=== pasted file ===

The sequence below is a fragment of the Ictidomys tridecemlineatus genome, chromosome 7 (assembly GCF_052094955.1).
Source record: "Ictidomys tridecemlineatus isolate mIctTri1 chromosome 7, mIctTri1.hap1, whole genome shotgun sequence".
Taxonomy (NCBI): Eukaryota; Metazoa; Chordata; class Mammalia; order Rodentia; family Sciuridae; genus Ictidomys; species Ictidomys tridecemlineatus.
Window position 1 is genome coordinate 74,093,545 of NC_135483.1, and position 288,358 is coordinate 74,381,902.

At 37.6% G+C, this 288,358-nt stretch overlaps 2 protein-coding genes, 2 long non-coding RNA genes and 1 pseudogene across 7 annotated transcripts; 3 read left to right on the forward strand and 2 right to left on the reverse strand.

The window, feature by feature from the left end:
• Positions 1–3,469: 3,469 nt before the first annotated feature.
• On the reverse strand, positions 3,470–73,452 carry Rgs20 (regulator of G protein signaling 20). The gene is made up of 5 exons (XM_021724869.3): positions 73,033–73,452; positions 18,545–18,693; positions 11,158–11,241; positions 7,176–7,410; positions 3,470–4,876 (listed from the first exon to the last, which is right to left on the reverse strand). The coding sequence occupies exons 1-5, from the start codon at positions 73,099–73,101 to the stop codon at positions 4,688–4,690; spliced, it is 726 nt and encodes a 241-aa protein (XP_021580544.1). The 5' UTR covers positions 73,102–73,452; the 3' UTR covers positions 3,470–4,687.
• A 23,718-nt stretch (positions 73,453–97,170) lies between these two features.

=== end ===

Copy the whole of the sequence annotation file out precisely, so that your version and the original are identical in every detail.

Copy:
The sequence below is a fragment of the Ictidomys tridecemlineatus genome, chromosome 7 (assembly GCF_052094955.1).
Source record: "Ictidomys tridecemlineatus isolate mIctTri1 chromosome 7, mIctTri1.hap1, whole genome shotgun sequence".
Taxonomy (NCBI): Eukaryota; Metazoa; Chordata; class Mammalia; order Rodentia; family Sciuridae; genus Ictidomys; species Ictidomys tridecemlineatus.
Window position 1 is genome coordinate 74,093,545 of NC_135483.1, and position 288,358 is coordinate 74,381,902.

At 37.6% G+C, this 288,358-nt stretch overlaps 2 protein-coding genes, 2 long non-coding RNA genes and 1 pseudogene across 7 annotated transcripts; 3 read left to right on the forward strand and 2 right to left on the reverse strand.

The window, feature by feature from the left end:
• Positions 1–3,469: 3,469 nt before the first annotated feature.
• On the reverse strand, positions 3,470–73,452 carry Rgs20 (regulator of G protein signaling 20). The gene is made up of 5 exons (XM_021724869.3): positions 73,033–73,452; positions 18,545–18,693; positions 11,158–11,241; positions 7,176–7,410; positions 3,470–4,876 (listed from the first exon to the last, which is right to left on the reverse strand). The coding sequence occupies exons 1-5, from the start codon at positions 73,099–73,101 to the stop codon at positions 4,688–4,690; spliced, it is 726 nt and encodes a 241-aa protein (XP_021580544.1). The 5' UTR covers positions 73,102–73,452; the 3' UTR covers positions 3,470–4,687.
• A 23,718-nt stretch (positions 73,453–97,170) lies between these two features.